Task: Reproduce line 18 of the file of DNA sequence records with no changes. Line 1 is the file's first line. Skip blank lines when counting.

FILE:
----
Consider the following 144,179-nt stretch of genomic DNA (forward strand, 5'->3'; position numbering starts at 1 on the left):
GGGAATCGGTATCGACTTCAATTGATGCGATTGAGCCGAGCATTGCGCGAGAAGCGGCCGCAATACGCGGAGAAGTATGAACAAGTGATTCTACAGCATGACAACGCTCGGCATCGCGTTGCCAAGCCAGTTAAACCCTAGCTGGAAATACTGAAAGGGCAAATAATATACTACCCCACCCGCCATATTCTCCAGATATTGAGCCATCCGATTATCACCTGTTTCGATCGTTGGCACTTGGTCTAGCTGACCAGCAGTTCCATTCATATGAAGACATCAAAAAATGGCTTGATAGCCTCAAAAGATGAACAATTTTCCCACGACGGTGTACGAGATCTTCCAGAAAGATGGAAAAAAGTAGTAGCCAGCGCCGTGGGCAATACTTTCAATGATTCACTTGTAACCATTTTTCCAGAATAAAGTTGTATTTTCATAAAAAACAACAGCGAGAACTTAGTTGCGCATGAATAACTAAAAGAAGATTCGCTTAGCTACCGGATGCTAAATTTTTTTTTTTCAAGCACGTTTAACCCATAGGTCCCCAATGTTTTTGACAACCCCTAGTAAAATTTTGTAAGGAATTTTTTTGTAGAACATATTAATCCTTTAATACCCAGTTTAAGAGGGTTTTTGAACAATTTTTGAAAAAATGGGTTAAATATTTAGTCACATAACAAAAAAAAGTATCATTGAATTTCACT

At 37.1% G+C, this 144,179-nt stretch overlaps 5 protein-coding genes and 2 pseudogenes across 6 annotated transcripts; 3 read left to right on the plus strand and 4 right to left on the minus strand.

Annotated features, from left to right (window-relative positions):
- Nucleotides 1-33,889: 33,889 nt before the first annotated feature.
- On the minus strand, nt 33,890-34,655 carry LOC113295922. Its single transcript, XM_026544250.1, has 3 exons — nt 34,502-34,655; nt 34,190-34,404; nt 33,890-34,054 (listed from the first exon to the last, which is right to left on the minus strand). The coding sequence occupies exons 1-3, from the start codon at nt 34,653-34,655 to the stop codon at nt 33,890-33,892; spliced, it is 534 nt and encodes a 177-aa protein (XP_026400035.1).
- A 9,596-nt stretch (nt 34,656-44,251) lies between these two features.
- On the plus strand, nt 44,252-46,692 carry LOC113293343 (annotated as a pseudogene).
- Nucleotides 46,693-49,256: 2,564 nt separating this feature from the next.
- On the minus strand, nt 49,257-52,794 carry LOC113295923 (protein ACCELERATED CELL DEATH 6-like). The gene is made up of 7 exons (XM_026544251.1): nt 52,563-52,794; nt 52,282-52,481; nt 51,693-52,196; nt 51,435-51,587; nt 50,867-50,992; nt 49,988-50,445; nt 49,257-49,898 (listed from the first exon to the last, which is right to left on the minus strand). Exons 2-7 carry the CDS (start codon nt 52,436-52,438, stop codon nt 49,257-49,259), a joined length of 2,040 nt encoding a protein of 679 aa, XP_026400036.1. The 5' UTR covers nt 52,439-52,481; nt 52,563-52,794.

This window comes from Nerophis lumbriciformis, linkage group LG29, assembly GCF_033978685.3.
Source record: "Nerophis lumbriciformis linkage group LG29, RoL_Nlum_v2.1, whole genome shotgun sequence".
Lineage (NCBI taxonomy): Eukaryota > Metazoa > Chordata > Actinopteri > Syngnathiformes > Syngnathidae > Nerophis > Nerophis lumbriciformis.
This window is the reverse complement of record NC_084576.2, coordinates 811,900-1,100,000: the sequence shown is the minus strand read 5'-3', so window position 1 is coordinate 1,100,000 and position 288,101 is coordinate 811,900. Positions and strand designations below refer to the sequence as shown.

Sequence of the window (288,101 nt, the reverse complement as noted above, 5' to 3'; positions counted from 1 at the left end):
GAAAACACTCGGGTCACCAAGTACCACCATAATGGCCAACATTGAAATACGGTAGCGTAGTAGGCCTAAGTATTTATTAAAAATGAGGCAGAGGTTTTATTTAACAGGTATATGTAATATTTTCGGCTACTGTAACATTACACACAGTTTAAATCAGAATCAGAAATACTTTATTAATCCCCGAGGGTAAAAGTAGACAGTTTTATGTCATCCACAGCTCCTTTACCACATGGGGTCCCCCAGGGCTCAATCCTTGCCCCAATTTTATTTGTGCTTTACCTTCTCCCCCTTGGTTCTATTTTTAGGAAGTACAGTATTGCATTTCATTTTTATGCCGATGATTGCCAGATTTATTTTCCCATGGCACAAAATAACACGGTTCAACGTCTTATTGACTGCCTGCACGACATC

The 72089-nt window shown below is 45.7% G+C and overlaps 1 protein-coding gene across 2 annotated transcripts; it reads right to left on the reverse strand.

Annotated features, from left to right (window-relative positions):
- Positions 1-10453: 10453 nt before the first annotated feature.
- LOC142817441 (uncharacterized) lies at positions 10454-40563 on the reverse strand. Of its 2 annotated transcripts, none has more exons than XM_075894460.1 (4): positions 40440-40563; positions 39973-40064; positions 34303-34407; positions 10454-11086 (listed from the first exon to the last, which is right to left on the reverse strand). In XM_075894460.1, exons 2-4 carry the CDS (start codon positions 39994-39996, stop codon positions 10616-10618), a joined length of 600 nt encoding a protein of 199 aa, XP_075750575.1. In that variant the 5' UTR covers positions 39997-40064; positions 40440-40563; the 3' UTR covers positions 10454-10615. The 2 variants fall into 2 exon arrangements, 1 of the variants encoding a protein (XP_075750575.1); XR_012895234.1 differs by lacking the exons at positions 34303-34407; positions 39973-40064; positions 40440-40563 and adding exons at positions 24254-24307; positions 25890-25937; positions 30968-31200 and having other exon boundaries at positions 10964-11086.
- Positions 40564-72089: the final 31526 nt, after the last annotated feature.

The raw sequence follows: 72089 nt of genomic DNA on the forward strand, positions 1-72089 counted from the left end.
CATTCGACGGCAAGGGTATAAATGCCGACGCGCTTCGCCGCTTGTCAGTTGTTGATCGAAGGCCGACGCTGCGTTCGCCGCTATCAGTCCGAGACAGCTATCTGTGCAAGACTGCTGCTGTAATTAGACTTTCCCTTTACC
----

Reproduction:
Annotated features, from left to right (window-relative positions):